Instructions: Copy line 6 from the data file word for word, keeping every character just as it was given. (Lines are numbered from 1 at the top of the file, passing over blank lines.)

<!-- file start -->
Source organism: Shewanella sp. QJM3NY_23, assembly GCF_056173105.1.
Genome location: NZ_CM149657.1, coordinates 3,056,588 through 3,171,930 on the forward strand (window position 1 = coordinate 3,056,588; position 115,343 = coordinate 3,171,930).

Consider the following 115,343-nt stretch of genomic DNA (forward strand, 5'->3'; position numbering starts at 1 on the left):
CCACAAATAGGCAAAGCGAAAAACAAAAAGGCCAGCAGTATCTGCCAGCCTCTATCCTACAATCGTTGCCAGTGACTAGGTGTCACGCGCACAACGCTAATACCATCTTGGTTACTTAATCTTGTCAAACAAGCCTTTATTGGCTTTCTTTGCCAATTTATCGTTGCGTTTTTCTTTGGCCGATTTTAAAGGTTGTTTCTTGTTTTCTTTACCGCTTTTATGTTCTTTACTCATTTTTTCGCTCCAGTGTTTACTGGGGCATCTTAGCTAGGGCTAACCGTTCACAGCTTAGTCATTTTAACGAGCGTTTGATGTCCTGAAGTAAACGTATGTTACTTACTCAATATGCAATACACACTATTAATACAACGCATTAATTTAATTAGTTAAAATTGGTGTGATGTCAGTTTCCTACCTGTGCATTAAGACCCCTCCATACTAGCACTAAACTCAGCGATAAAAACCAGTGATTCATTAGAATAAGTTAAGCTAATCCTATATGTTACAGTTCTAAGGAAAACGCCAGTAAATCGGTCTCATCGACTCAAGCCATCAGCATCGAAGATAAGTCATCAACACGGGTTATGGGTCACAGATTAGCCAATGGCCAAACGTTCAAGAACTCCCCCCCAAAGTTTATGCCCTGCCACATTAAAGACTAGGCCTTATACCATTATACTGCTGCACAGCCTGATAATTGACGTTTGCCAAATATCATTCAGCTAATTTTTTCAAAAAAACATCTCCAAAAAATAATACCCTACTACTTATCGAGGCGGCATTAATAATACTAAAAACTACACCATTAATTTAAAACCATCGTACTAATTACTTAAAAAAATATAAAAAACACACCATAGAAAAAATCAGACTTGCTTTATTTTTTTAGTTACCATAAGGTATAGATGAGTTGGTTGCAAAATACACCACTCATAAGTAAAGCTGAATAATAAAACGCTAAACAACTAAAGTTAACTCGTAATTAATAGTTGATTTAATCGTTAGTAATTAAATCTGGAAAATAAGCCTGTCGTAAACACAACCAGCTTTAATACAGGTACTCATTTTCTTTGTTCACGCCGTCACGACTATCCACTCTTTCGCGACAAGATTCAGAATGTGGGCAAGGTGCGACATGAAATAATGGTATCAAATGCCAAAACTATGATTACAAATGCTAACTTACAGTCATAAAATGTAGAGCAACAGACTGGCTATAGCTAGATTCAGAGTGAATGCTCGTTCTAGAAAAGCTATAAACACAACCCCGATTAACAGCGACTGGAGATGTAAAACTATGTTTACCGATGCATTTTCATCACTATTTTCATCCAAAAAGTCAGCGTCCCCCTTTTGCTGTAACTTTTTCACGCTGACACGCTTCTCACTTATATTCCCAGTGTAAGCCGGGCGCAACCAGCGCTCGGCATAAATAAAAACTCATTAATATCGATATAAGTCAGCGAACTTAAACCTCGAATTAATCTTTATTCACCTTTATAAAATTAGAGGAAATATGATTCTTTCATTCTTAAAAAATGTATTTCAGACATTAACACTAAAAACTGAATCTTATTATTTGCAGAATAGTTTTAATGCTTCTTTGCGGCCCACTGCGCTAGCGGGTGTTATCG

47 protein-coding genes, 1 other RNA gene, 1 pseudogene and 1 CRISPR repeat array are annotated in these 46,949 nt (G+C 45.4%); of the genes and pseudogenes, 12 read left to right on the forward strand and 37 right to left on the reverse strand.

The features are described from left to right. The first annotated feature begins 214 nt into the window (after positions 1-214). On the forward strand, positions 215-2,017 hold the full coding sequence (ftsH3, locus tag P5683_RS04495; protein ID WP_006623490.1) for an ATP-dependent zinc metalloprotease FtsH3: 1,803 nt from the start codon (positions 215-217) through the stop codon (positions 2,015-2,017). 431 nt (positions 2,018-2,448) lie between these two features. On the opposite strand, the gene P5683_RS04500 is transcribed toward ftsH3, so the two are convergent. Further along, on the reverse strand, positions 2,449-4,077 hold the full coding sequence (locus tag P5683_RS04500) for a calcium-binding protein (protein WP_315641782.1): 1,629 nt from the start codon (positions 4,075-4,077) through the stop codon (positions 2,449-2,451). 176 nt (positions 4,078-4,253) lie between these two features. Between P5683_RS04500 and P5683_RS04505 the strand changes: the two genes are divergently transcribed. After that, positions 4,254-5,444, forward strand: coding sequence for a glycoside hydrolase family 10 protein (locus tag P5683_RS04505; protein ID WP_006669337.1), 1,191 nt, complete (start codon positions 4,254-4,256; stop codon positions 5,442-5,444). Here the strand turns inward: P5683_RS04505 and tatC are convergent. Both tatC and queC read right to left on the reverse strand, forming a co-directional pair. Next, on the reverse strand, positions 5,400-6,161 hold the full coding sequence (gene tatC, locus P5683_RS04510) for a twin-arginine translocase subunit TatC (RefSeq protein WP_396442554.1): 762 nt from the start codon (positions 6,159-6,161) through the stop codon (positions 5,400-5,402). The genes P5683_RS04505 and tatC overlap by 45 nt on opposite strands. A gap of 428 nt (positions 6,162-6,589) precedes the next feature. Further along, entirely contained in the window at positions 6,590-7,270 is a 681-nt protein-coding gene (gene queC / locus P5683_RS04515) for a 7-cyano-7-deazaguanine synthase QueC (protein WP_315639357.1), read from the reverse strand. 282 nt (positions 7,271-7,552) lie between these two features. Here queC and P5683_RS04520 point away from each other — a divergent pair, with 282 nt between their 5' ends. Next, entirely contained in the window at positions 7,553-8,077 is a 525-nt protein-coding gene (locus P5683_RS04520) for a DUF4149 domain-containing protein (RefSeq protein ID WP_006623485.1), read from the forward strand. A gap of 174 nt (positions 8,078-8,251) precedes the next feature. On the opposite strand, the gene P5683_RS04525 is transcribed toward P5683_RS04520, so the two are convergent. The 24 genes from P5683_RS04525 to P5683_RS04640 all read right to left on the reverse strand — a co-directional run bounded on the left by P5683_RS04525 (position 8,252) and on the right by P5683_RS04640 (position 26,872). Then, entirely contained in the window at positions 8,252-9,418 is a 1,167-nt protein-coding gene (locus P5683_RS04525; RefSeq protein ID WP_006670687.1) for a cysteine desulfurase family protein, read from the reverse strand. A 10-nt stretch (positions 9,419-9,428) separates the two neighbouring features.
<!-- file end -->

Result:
The features are described from left to right. The first annotated feature begins 214 nt into the window (after positions 1-214). On the forward strand, positions 215-2,017 hold the full coding sequence (ftsH3, locus tag P5683_RS04495; protein ID WP_006623490.1) for an ATP-dependent zinc metalloprotease FtsH3: 1,803 nt from the start codon (positions 215-217) through the stop codon (positions 2,015-2,017). 431 nt (positions 2,018-2,448) lie between these two features. On the opposite strand, the gene P5683_RS04500 is transcribed toward ftsH3, so the two are convergent. Further along, on the reverse strand, positions 2,449-4,077 hold the full coding sequence (locus tag P5683_RS04500) for a calcium-binding protein (protein WP_315641782.1): 1,629 nt from the start codon (positions 4,075-4,077) through the stop codon (positions 2,449-2,451). 176 nt (positions 4,078-4,253) lie between these two features. Between P5683_RS04500 and P5683_RS04505 the strand changes: the two genes are divergently transcribed. After that, positions 4,254-5,444, forward strand: coding sequence for a glycoside hydrolase family 10 protein (locus tag P5683_RS04505; protein ID WP_006669337.1), 1,191 nt, complete (start codon positions 4,254-4,256; stop codon positions 5,442-5,444). Here the strand turns inward: P5683_RS04505 and tatC are convergent. Both tatC and queC read right to left on the reverse strand, forming a co-directional pair. Next, on the reverse strand, positions 5,400-6,161 hold the full coding sequence (gene tatC, locus P5683_RS04510) for a twin-arginine translocase subunit TatC (RefSeq protein WP_396442554.1): 762 nt from the start codon (positions 6,159-6,161) through the stop codon (positions 5,400-5,402). The genes P5683_RS04505 and tatC overlap by 45 nt on opposite strands. A gap of 428 nt (positions 6,162-6,589) precedes the next feature. Further along, entirely contained in the window at positions 6,590-7,270 is a 681-nt protein-coding gene (gene queC / locus P5683_RS04515) for a 7-cyano-7-deazaguanine synthase QueC (protein WP_315639357.1), read from the reverse strand. 282 nt (positions 7,271-7,552) lie between these two features. Here queC and P5683_RS04520 point away from each other — a divergent pair, with 282 nt between their 5' ends. Next, entirely contained in the window at positions 7,553-8,077 is a 525-nt protein-coding gene (locus P5683_RS04520) for a DUF4149 domain-containing protein (RefSeq protein ID WP_006623485.1), read from the forward strand. A gap of 174 nt (positions 8,078-8,251) precedes the next feature. On the opposite strand, the gene P5683_RS04525 is transcribed toward P5683_RS04520, so the two are convergent. The 24 genes from P5683_RS04525 to P5683_RS04640 all read right to left on the reverse strand — a co-directional run bounded on the left by P5683_RS04525 (position 8,252) and on the right by P5683_RS04640 (position 26,872). Then, entirely contained in the window at positions 8,252-9,418 is a 1,167-nt protein-coding gene (locus P5683_RS04525; RefSeq protein ID WP_006670687.1) for a cysteine desulfurase family protein, read from the reverse strand. A 10-nt stretch (positions 9,419-9,428) separates the two neighbouring features.